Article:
On April 19, 2019, the U.S. International Trade
Commission (USITC) released
its independent assessment report on the likely economic impact of the
U.S.-Mexico-Canada Free Trade Agreement (USMCA or NAFTA2.0). Below are the key
findings of the report:
Impact of USMCA on
the U.S. economy
USITC found that because of the size of the U.S. economy
relative to the size of the Mexican and Canadian economies and the reduction in
tariff and nontariff barriers that has already taken place among the three countries
under the North American Free Trade Agreement (NAFTA), the overall impact of USMCA on the U.S. economy is likely to be
moderate. For example, USITC’s computable general equilibrium (CGE) model suggests
that compared to the base year level in 2017, USMCA could increase the U.S. GDP
by 0.35% (or $68.2 billion) and create 0.17 million new jobs when other factors
Impact of USMCA on
the textile and apparel sector
First, USITC found that the USMCA overall is a balanced deal for the textile and apparel sector, particularly regarding the rules of origin (RoO) debate. As USITC noted, USMCA eases the requirements for duty-free treatment for certain textile and apparel products, but tighten the requirements for other products. For example, USMCA eliminates the NAFTA requirements that visible linings must be sourced from members of the agreement; however, USMCA adds more restrictive new requirements for narrow elastic fabrics, sewing thread, and pocket bag fabric.
Second, USITC found that the USMCA changes to the Tariff Preference Level (TPLs) would not have much effect on related trade flows. As USITC noted in its report, where USMCA would cut the TPL level on particular U.S. imports from Canada or Mexico, the quantitative limit for these product categories was not fully utilized in the past. Meanwhile, the TPL level for product categories typically fully used would remain unchanged under USMCA. The only trade flow that might enjoy a notable increase is the U.S. cotton and man-made fiber (MMF) apparel exports to Canada—the TPL is increased to 20million SME annually under USMCA from 9 million under NAFTA.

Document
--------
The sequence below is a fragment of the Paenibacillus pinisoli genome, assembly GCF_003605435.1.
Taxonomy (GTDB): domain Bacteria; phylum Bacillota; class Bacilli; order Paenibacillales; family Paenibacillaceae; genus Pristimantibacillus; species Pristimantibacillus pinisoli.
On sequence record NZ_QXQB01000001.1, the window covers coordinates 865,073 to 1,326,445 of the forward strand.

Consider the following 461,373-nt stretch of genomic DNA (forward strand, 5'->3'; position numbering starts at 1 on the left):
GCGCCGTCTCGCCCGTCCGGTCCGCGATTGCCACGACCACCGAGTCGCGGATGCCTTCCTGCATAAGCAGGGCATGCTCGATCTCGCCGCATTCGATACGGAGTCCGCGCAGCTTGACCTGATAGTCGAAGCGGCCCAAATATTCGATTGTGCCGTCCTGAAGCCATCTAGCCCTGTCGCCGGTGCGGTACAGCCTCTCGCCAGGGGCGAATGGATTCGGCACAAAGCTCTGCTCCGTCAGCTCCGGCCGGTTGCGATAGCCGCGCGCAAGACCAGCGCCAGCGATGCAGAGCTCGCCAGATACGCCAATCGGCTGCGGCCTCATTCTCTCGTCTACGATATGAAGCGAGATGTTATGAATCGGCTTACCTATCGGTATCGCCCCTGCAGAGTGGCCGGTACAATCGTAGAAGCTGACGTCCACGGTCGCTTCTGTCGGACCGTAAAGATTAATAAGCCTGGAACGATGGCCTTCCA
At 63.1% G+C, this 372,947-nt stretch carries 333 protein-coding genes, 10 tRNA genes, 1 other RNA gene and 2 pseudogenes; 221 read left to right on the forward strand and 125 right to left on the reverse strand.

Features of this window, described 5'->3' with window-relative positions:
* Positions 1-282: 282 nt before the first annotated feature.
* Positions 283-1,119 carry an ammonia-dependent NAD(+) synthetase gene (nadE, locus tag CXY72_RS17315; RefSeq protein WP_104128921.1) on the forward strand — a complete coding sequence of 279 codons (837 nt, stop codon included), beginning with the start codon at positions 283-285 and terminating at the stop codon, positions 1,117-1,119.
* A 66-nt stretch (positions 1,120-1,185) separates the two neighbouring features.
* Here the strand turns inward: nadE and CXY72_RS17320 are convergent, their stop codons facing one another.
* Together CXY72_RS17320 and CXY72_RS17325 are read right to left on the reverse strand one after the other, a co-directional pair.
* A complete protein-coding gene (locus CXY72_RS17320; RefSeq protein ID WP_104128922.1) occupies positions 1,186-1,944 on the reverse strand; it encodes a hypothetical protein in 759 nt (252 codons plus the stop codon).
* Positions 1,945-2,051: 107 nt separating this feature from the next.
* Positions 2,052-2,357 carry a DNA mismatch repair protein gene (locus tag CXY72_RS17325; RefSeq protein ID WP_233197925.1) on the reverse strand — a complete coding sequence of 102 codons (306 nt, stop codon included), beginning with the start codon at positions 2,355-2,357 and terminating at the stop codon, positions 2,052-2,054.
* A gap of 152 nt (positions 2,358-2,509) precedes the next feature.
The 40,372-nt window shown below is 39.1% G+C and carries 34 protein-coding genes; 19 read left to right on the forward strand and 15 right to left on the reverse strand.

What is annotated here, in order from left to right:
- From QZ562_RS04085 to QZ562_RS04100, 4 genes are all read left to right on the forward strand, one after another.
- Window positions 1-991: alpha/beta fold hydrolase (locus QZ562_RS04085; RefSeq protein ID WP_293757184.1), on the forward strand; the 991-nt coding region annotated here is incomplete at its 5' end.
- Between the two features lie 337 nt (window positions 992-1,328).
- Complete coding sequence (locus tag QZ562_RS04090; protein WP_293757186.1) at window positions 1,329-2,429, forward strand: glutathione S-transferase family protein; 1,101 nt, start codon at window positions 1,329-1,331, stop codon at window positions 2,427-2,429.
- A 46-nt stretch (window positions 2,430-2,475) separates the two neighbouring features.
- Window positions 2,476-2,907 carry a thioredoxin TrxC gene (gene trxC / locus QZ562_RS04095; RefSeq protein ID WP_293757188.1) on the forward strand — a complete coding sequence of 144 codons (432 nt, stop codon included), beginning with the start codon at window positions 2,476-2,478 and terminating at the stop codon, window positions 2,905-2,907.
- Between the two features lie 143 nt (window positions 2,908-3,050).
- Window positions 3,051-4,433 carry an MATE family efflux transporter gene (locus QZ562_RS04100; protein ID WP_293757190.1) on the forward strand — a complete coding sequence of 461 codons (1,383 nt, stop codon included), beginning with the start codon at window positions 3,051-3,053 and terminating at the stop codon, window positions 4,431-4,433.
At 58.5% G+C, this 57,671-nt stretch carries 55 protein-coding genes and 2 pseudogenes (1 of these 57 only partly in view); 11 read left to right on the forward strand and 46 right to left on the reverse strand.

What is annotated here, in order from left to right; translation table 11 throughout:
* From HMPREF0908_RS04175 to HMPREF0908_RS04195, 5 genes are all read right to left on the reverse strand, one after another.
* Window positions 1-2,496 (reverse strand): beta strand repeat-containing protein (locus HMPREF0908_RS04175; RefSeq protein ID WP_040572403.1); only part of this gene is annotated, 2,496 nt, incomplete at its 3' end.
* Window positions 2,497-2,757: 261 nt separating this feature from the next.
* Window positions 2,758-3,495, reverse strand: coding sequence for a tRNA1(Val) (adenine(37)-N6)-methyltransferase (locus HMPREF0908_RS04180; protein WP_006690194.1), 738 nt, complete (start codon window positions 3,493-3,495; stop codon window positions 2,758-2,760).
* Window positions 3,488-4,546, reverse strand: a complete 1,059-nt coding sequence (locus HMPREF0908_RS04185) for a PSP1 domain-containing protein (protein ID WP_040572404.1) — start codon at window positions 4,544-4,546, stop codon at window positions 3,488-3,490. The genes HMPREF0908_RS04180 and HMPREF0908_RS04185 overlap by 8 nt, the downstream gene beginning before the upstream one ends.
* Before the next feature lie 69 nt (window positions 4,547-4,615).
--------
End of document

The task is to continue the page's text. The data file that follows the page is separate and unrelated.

Third, USITC suggested that in aggregate, the changes under USMCA for the textile and apparel sector will more or less balance each other out and USMCA would NOT affect the overall utilization of USMCA’s duty-free provisions significantly. Notably, the under-utilization of free trade agreements (FTAs) by U.S. companies in apparel sourcing has been a long-time issue. Data from the Office of Textiles and Apparel (OTEXA) shows that of the total $4,292.8 million U.S. apparel imports from the NAFTA region in 2018, only $3,756.1 million (or 87.5%) claimed the preferential duty benefits under the agreement. As noted in the U.S. Fashion Industry Benchmarking Study, some U.S. fashion companies do not claim the duty savings largely because of the restrictive RoO and the onerous documentation requirements.
However, interesting enough, the USITC report says little
about the potential impact of USMCA on U.S. textile and apparel manufacturing.